Bruce Peebles & Co. Ltd.

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Advert c.1900
Interior of rotating plant works 1956
Tank under construction, for Ratcliffe-on-Soar station 1966
Aerial view of Edinburgh works 1978
Reactor under test 1979

Bruce Peebles & Co. Ltd. was an Edinburgh industrial electrical engineering company.

Early history[edit]

The company was founded as D. Bruce Peebles & Co. by Scottish engineer David Bruce Peebles (1826–1899) in Edinburgh in 1866.[1] The company initially specialised in gas engineering but later expanded to include electrical engineering as well. It continued to trade after Peebles' death and, in 1902, the name was changed to Bruce Peebles & Co. Ltd. The company held the British manufacturing rights for the Cascade converter and a licence to manufacture three-phase electrical equipment designed by Ganz of Budapest.[2]

Canadian Electric Traction Company[edit]

In 1903, Peebles expanded into Canada. Along with other investors, it formed the Canadian Electric Traction Company and supplied the three-phase equipment, car motors and generators[3] for the South Western Traction Company[4] of London, Ontario. The main line ran 28-miles between London and Port Stanley, a resort town on Lake Erie. It was the only three-phase traction line in Canada, and was closed in 1918.[4]

New factory[edit]

In 1904 the company opened a new factory at a site in East Pilton, Edinburgh, employing 3,000 at its peak in the 1950s. The works had its own internal railway system, which was electrified and used electric shunting locomotives built by Peebles themselves. This was the first electric line in Edinburgh (main line electrification did not reach Edinburgh until the early 1990s). In 1905 the company was exhibiting at the Third International Electric Tramway and Railway Exhibition.[5] It also manufactured at least one (from an order of ten) electric locomotives for the Portmadoc, Beddgelert and South Snowdon Railway.[6]

War work[edit]

During both World Wars, the works produced shells, submarine and aircraft parts, tank and electrical equipment such as mobile search lights and minesweeping units.

Woodhead Line electrification[edit]

It was the main sub contractor for the electrification of the Woodhead Line between Manchester and Sheffield from 1947–1954, a major engineering achievement. Throughout this period it specialised in large scale transformers for power stations, including the world's largest 400 kV 'quadrature booster' for the UK national grid. It also produced heavy electric motors for various uses, including railway locomotives.[7]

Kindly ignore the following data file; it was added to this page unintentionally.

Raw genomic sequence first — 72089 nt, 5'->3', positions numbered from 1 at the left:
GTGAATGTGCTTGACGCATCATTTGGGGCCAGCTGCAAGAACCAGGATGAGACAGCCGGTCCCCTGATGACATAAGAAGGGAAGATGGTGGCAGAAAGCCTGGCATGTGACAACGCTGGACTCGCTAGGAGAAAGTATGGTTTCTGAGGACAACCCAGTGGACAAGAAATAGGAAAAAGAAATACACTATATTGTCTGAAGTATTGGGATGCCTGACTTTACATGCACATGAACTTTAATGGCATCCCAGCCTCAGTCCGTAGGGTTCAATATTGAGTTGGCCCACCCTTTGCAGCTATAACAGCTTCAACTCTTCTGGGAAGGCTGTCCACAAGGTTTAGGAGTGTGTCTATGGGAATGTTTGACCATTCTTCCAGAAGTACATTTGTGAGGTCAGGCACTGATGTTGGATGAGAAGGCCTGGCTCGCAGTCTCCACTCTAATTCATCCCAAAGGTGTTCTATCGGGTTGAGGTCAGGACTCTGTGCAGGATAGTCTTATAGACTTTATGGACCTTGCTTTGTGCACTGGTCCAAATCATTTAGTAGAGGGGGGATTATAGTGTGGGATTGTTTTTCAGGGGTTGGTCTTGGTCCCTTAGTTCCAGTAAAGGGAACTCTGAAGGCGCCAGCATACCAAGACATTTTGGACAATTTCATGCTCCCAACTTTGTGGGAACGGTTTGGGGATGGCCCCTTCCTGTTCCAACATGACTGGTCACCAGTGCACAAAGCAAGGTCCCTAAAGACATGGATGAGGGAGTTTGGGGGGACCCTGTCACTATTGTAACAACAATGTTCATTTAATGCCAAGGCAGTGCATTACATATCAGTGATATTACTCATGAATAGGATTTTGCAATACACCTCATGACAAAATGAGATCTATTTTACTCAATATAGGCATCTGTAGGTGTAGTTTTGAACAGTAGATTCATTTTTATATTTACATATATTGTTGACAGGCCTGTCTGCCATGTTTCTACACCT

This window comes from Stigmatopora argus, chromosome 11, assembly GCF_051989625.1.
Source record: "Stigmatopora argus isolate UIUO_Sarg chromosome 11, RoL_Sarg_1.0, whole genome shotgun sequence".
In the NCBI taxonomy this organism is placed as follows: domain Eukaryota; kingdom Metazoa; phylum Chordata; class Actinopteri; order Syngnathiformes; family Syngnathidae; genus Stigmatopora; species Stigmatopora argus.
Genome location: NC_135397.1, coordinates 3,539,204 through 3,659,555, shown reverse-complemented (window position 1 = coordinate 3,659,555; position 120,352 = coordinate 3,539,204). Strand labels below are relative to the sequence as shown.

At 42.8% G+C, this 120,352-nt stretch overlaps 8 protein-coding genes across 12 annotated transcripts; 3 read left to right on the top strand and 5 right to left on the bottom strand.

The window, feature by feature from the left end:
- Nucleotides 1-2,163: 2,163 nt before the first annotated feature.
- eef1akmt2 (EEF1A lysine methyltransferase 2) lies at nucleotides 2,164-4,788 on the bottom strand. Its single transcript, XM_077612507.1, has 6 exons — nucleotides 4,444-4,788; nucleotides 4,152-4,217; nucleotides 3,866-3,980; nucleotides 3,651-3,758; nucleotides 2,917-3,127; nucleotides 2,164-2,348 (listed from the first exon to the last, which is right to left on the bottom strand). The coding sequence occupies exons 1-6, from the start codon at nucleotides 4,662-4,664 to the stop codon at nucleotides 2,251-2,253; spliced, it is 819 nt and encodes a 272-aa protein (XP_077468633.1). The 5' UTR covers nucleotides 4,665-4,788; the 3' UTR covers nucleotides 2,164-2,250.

Ownership changes[edit]

The company became part of the Reyrolle Parsons Group in 1969, part of Northern Engineering Industries in 1977 and part of Rolls Royce plc in 1989.[8]

Many young electrical engineers were taken on by this company, with a special course in electrical engineering being run at the nearby Telford College. They gained skills in highly specialised work, and Peebles' products were exported all over the world. The late Ron Brown, MP for Leith, was employed by the company, as was the late Sir Duncan McDonald who was the chief transformer designer.[9]

The business divided[edit]

In 1999 the business was split, with the Peebles Electrical Machine Division (Motors & Generators) being being acquired by Pope (Australia) and the Transformer Division going to the Austrian company VA Tech in 1998.[10]

Transformer division[edit]

In April 1999 fire destroyed the main transformer works in East Pilton and the transformer company decided that a replacement factory should be relocated to Leith and the Pilton site vacated.[11] VA Tech closed the Leith factory during 2005 and continued service work only. The entire VA Tech company became part of Siemens that year.[12]

Motors & Generators division[edit]

The motors & generators business relocated to Wood Road in the nearby Rosyth dockyard. Parsons Peebles Motor & Generators was acquired by Clyde Blowers Capital in January 2013. CBC owner Jim McColl told the Scotsman newspaper on 22 January 2013 it was a “fantastic opportunity” to acquire a Scottish engineering firm with global growth potential. The company is still located in the Royal dockyard Rosyth and continues to manufacture and service specialised motors and generators.[13][14]


  1. ^ "Bruce Peebles & Co". Grace's Guide. Retrieved 20 September 2015. 
  2. ^ "History of the South Western Traction Company" (PDF). St. Thomas Public Library. Retrieved 20 September 2015. 
  3. ^ "All-Time Equipment Roster". Retrieved 2014-08-01. 
  4. ^ a b "History - South Western Traction Company/London & Lake Erie Railway". Retrieved 2014-08-01. 
  5. ^ The Electrical journal, Volume 55
  6. ^ Bradley, Vic (1993). Industrial Locomotives of North Wales. London: Industrial Railway Society. ISBN 0-9010-9672-5. 
  7. ^ "Company history". Parsons Peebles. Retrieved 20 September 2015. 
  8. ^ "The Crane Makers". NZR Cranes. Retrieved 20 September 2015. 
  9. ^ "Obituary: Sir Duncan McDonald". The Independent. 1 March 1997. Retrieved 20 September 2015. 
  10. ^ "Reyrolle switchgear and Peebles Transformers sold by Rolls-Royce to VA Tech". International Power Generation. October 1998. Retrieved 20 September 2015. 
  11. ^ "New home for fire-hit firm". BBC. 17 August 1999. Retrieved 20 September 2015. 
  12. ^ "EU approves Siemens €1bn VA Tech acquisition". Power Engineering. 13 July 2005. Retrieved 20 September 2015. 
  13. ^ Dominic Jeff (2013-01-22). "Tycoon Jim McColl aims to expand after acquiring Parsons Peebles". The Scotsman. Retrieved 2014-08-01. 
  14. ^ "BBC News - Clyde Blowers buys power generator Parsons Peebles". 2013-01-22. Retrieved 2014-08-01.